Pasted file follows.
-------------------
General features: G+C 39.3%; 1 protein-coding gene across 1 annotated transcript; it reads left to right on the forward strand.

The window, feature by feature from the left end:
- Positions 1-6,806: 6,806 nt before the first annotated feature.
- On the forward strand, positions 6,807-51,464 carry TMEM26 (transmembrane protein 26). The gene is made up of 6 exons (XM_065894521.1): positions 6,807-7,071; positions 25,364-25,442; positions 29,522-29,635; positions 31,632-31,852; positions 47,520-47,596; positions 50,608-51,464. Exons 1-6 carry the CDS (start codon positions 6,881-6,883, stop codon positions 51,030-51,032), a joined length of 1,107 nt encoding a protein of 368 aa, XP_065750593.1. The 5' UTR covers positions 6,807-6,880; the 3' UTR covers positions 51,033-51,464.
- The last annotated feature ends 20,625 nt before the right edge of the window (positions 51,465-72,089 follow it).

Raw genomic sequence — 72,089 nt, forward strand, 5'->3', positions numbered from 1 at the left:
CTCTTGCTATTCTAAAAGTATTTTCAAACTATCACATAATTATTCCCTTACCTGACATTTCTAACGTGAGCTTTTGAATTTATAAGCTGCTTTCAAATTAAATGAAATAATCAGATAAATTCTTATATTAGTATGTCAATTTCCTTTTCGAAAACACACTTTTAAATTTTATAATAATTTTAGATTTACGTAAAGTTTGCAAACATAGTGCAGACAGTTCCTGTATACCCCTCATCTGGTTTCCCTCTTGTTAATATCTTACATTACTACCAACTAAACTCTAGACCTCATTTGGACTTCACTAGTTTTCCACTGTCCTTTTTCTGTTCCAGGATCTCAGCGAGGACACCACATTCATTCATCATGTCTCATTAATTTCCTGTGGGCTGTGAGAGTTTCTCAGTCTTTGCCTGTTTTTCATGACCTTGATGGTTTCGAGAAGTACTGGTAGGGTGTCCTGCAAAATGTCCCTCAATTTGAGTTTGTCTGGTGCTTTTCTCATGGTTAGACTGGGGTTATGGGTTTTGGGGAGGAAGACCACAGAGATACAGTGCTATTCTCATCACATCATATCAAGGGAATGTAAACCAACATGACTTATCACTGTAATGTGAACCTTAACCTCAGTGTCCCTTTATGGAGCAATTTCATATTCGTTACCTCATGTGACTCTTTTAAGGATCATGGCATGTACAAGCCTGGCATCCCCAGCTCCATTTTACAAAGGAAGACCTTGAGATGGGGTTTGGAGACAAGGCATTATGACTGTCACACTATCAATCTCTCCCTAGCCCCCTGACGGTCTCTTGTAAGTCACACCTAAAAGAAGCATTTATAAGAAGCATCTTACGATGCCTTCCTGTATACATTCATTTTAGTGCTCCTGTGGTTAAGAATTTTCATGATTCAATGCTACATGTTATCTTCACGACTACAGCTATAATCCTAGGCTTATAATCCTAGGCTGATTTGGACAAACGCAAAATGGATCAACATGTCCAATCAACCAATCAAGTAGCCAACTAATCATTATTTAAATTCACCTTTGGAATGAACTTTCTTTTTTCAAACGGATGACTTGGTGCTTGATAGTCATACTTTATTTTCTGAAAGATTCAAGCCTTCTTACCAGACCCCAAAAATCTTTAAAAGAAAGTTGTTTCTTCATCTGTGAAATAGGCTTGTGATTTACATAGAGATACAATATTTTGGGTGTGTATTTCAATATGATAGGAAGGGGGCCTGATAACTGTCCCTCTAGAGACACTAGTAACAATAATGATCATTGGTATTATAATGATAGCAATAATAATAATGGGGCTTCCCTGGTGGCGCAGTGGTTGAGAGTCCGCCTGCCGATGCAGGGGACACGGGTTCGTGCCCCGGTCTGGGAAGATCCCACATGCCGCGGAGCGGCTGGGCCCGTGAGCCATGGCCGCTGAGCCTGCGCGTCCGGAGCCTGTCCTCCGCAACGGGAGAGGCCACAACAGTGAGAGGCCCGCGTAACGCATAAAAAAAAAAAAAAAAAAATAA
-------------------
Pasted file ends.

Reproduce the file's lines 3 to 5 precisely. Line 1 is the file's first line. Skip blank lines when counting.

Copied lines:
- Positions 1-6,806: 6,806 nt before the first annotated feature.
- On the forward strand, positions 6,807-51,464 carry TMEM26 (transmembrane protein 26). The gene is made up of 6 exons (XM_065894521.1): positions 6,807-7,071; positions 25,364-25,442; positions 29,522-29,635; positions 31,632-31,852; positions 47,520-47,596; positions 50,608-51,464. Exons 1-6 carry the CDS (start codon positions 6,881-6,883, stop codon positions 51,030-51,032), a joined length of 1,107 nt encoding a protein of 368 aa, XP_065750593.1. The 5' UTR covers positions 6,807-6,880; the 3' UTR covers positions 51,033-51,464.
- The last annotated feature ends 20,625 nt before the right edge of the window (positions 51,465-72,089 follow it).